[0066] The bits x[0]x[4] of the symbol position index, the bit error mask r0", and the sequential sets of data bits of the received data may be provided to a set of registers 565 to provide the error correction by altering a selected set of data bits. FIG. 5B illustrates a set of registers 565, in accordance with some embodiments. As shown, registers 565 include a first register 530 holding the sequential sets of data bits corresponding to received data. A second register 535 contains the bit error mask r0" used to correct a set of data bits of the received data in a position determined by the bits x[0]x[4] of the symbol position index, and the rest of the second register 535 includes logic zero values so as to not alter any other bits of the received data The first and second registers may be element wise XOR'd in order to produce a corrected set of data in a third register 540, which may then be output from the system. In the example of FIG. 5B, the symbol position index identifies that the set of data bits corresponding to symbol m\4 need to be corrected, and the received set of bits corresponding to symbol m\4 are XOR'd with the bit error mask corresponding to error correction syndrome value r0".
[0067] As described above, a LUT may be implemented to find the reciprocal of r0". An example LUT performing such a function is given in Appendix C. Once the reciprocal of r0" is obtained, it can be multiplied by rl" to obtain the values of x[0] x[4] discussed above. The following logical circuitbased operation may perform such a multiplication, in some embodiments, where inv_r0" is the reciprocal (or multiplicative inverse) of r0" obtained using the LUT of Appendix C, the "&" symbol represents a logical AND, and the "0" symbol represents the logical XOR:
[0068] The above computation and the associated LUT describe only one possible embodiment of the error correction circuit, and many alternative logic functions performing equivalently the same functions may be used. In some embodiments of the error correction circuit, the above may be implemented through the use of a physical logic circuit, while alternative embodiments may perform the calculations using software running on a processor.
[0069] Once the error correction circuit obtains the location posl of the erroneous data word and the bit error mask r0", the error correction circuit aligns the error mask with the correct symbol in the received data 530, using e.g., registers, and perform an XOR operation. FIG. 5B illustrates a correction of symbol m\4. As shown, the bit error mask r0" may be loaded into a location of a correction register 535, the location determined by a symbol position index associated with symbol ml 4. In at least one embodiment, the starting bit of the selected set of data bits corresponding to the erroneous data word may be the length of each received data word '« ' times the symbol position index (pos  1). Lastly, a data register 530 containing the 150 bits of received data and the correction register 535 including the bit error mask r0" and the rest logic zero values may be XOR'd together to obtain a set of corrected data bits 540, which may then be output from the system.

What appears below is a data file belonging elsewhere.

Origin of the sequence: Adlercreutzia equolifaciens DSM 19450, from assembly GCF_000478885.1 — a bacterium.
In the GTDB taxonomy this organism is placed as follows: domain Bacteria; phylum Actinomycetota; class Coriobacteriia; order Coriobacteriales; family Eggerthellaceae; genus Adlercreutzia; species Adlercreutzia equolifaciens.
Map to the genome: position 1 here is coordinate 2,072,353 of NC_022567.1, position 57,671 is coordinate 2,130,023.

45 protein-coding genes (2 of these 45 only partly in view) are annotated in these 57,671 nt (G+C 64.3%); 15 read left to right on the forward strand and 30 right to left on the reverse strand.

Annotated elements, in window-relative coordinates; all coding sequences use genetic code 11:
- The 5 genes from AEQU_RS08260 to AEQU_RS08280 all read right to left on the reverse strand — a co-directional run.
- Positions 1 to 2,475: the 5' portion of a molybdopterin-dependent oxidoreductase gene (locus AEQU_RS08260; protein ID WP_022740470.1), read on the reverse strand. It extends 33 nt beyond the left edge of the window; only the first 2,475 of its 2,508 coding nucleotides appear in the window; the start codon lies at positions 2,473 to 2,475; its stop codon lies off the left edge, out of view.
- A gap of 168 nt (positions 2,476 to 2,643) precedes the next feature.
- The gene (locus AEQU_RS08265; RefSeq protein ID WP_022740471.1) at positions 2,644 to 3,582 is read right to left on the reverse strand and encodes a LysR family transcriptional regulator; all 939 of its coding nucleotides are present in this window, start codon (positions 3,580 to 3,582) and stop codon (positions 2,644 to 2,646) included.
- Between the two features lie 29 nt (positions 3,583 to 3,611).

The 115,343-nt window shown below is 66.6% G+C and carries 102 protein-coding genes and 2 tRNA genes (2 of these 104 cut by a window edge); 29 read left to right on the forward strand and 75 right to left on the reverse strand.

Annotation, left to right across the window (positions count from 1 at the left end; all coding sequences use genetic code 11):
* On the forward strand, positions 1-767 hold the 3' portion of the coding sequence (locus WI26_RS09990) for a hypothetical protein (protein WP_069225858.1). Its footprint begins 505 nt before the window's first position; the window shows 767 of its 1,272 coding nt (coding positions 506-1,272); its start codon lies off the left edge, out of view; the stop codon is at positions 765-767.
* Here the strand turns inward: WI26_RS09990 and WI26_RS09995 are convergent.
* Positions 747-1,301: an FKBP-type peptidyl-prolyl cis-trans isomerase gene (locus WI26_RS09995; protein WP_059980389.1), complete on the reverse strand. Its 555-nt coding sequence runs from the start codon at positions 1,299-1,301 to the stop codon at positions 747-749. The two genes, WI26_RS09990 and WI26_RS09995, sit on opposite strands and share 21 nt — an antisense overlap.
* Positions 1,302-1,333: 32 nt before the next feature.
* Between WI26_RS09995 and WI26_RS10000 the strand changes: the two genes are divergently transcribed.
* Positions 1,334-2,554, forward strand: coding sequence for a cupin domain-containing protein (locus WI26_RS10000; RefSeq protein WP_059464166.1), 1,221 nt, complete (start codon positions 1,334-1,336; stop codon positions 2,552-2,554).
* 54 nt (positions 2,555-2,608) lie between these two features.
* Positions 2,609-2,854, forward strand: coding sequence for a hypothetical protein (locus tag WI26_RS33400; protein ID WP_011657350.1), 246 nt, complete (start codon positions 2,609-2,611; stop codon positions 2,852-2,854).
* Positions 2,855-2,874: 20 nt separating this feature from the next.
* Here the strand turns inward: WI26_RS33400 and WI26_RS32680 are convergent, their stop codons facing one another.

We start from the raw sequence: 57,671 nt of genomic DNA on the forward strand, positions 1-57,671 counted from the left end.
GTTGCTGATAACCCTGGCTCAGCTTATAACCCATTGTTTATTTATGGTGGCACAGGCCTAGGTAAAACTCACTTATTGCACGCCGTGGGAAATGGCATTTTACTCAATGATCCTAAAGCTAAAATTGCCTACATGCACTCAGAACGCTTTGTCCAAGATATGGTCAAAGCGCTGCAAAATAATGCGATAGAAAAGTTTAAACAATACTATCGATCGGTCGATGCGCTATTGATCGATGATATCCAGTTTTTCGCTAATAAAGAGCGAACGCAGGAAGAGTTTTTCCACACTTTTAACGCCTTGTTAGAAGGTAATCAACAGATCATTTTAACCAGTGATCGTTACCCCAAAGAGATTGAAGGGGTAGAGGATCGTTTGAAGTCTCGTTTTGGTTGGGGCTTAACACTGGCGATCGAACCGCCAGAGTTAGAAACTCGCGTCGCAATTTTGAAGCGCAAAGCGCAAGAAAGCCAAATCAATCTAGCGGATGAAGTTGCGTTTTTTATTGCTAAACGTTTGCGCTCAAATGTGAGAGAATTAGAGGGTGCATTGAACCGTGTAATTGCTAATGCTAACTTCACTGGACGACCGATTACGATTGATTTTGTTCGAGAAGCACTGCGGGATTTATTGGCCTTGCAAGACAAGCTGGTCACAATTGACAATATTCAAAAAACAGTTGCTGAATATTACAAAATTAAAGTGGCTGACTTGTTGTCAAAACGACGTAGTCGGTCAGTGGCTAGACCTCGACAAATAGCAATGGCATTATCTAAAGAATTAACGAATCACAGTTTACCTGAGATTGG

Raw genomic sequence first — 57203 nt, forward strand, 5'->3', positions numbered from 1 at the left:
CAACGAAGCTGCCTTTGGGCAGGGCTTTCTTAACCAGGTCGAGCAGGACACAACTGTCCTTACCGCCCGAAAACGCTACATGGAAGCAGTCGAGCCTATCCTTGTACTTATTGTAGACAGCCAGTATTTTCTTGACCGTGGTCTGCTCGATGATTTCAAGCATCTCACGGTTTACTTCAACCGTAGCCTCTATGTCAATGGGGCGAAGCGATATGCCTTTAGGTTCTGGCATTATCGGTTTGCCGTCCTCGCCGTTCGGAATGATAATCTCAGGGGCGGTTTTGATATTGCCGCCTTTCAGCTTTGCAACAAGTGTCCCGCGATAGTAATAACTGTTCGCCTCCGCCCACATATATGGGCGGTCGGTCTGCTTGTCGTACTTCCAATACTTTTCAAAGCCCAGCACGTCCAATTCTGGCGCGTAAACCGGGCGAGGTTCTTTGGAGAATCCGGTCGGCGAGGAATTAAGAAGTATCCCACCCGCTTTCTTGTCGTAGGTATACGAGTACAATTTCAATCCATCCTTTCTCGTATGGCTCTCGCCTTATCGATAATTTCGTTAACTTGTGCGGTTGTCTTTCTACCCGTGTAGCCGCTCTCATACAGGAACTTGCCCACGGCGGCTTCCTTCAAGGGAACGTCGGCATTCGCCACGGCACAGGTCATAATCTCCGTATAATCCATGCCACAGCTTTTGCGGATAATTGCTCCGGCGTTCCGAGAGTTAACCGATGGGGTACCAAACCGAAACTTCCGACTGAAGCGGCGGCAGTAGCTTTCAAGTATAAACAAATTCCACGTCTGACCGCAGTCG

[0070] FIG. 6 illustrates one particular example of a logic circuit for implementing division block 515 of error correction circuit 560. As shown, the logic circuit is configured to calculate a portion x[k] of the symbol position index pos of the erroneous data word in accordance with some embodiments. As shown, FIG. 6 includes storage element 605 holding a current value, shown as x[0] in this example. The value x[0] is updated by XOR'ing 610 the current value of x[0] with a selected combination of bits of the error correction syndrome values r0" and rl". In some embodiments, the process is hardcoded using a multiplexor 615 connected to an AND gate network 620, and a selection signal (a simple count for example) incrementally selects a combination of bits of error correction syndrome values r0" and rl". In at least one embodiment, the sequence of logic combinations provided to the XOR gate 610 selected by the select signal to update x[0] may be predetermined according to the incremental process of Appendix B. Further, a similar logic circuit may implement respective predetermined updating sequences for the other bits of index x[k] The logic circuit of FIG. 6 is simply one example of how a given bit of x[k] may be generated, there may be alternative circuit implementations that accomplish the same goal. Alternatively, a processor may run a software algorithm to implement the process of Appendix B.
[0071] Because some of the error correction processing occurs outside of deserialization, it is desirable to reduce the total delay caused by these operations as much as possible to minimize the impact on perceived latency. Such design optimization may be addressed using known art design automation tools. However, it may be beneficial to furnish such a tool with a good starting point for the search of a representation that minimizes the logic depth of the computation, and one suitable embodiment is given in Appendix B. Without further optimization, the logic depth of that embodiment is at most 7. Embodiments described above may be useful in correcting errors caused by bursts of energy hitting the wires of the multiwire bus. For example, if a burst of electromagnetic energy hits one or more wires on the multiwire bus, it could introduce one or more errors into bits of a decoded data word. These errors may be identified by a bit error mask at the output, the bit error mask used to correct the one or more bit errors in a selected erroneous data word identified by socalled error correction syndrome values.